2020 was without doubt a tumultuous year that saw many new issues brought to the forefront of our collective minds. Naturally, your business should be prepared to respond to the changes that have come about in the recent year. Below are several key issues to consider as your business ventures into the new year:
1. The COVID-19 Pandemic
Unquestionably, the biggest factor forcing change worldwide in 2020 was the COVID-19 pandemic. As a result, many employees transitioned to working remotely, often on a full-time basis. Many companies were forced to furlough or layoff employees, and many employees chose to retire early or stop working all-together to stay safe. These various workplace structure changes created an influx of employment practice claims. These claims largely focus on:
- Unsafe working conditions resulting from employers’ taking minimal, or no, precautions with respect to coronavirus, such as poor sanitation routines; lack of PPE; and no enforcement of social distancing.
- Allegations of retaliation against employees who object to working conditions or exposure to COVID-19 at the workplace.
- Disability discrimination related to remote working. For example, failing to accommodate remote workers or failing to allow remote work altogether.
- Allegations of employers forcing staff to improperly use their paid time off; retaliation against employees using leave time due to COVID-19; or stopping employees from using leave time entirely.
- Lack of notice of pending layoffs.
- Discrimination with respect to which employees are laid off or furloughed.
Such concerns should not be treated lightly. In fact, you should take care to document all of the organization changes and preparations you have made to ensure you are keeping your office safe and following any required health requirements. Now, more than ever, it is important that you pay close attention to any federal or state laws with respect to employment during the pandemic.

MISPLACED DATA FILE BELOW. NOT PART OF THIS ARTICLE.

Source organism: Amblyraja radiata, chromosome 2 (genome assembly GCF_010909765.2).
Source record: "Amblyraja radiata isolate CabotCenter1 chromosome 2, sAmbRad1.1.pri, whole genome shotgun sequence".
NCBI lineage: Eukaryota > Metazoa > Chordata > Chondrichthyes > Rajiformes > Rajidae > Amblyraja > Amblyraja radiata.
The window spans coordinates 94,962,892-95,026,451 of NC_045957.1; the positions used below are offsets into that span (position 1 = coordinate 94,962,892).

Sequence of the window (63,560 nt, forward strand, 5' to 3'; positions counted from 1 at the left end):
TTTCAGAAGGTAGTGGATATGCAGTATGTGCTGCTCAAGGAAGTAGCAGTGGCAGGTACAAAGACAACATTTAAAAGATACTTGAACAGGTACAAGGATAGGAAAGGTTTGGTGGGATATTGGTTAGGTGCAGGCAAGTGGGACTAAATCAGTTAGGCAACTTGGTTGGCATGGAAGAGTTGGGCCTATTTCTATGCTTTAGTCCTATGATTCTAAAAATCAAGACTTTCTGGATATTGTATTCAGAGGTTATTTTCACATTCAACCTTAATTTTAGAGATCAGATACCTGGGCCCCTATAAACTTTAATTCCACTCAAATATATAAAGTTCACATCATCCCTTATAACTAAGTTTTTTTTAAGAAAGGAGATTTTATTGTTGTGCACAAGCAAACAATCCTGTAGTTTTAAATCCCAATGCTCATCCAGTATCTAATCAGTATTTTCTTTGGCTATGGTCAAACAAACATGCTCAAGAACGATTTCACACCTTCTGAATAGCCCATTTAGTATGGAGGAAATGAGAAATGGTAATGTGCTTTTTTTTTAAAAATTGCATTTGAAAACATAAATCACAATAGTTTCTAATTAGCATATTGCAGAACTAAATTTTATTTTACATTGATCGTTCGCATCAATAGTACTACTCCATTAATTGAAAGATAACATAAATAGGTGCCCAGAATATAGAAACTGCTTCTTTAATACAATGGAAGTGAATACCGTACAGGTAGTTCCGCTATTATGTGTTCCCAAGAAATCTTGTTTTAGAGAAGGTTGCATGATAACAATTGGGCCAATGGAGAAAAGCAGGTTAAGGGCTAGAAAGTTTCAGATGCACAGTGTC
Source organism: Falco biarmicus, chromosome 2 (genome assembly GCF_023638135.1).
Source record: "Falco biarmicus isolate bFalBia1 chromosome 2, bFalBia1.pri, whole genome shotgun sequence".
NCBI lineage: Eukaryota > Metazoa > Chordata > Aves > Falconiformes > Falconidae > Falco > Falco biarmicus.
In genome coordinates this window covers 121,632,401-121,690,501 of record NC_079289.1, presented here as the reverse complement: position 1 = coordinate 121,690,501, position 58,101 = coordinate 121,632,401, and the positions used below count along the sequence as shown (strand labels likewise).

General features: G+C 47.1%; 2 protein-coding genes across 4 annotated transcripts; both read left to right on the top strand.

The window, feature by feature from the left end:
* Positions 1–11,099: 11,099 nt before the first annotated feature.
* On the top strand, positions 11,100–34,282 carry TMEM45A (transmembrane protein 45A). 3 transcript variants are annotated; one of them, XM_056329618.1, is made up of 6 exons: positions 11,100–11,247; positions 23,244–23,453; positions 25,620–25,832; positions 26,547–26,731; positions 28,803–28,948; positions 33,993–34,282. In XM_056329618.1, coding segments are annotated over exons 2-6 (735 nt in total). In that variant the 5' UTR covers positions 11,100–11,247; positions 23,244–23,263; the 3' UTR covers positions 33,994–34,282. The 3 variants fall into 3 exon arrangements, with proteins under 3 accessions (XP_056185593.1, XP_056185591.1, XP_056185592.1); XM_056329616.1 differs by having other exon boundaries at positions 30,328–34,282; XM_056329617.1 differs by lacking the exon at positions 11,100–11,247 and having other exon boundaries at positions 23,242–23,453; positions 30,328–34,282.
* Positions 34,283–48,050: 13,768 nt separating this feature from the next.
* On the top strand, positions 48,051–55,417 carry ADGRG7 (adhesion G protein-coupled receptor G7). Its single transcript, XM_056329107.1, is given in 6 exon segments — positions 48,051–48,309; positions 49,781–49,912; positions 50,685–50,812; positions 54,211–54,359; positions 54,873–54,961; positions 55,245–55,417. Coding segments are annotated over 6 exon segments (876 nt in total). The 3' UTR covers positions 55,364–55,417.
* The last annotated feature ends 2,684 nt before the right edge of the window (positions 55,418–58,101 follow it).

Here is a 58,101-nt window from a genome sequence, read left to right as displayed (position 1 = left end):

2. Social Movements
2020 also saw the prominent rise of several social movements, the importance of which is significant with respect to employment law and employment practice claims.
The #MeToo movement, an anti-sexual harassment campaign which began in the mid-2000s, has been credited with leading to a 50% increase in sexual harassment lawsuits against employers in the past few years according to the Equal Employment Opportunity Commission. This movement shines a light on why it is crucial for your company’s sexual harassment policies to be effective and made known to your employees. Consider implementing stringent policies and a clear reporting procedure, if not already in place.
Likewise, the Black Lives Matter movement, a social justice campaign focusing on the unequal treatment of African Americans, especially within the context of policing—has brought to light the various discrimination issues employees continue to face at work. Ensuring that your company takes steps to promote diversity, acceptance, and inclusion in the workplace is crucial to developing a strong and united workforce. Take the time to review your company’s diversity practices as we enter the new year to start the year off strong.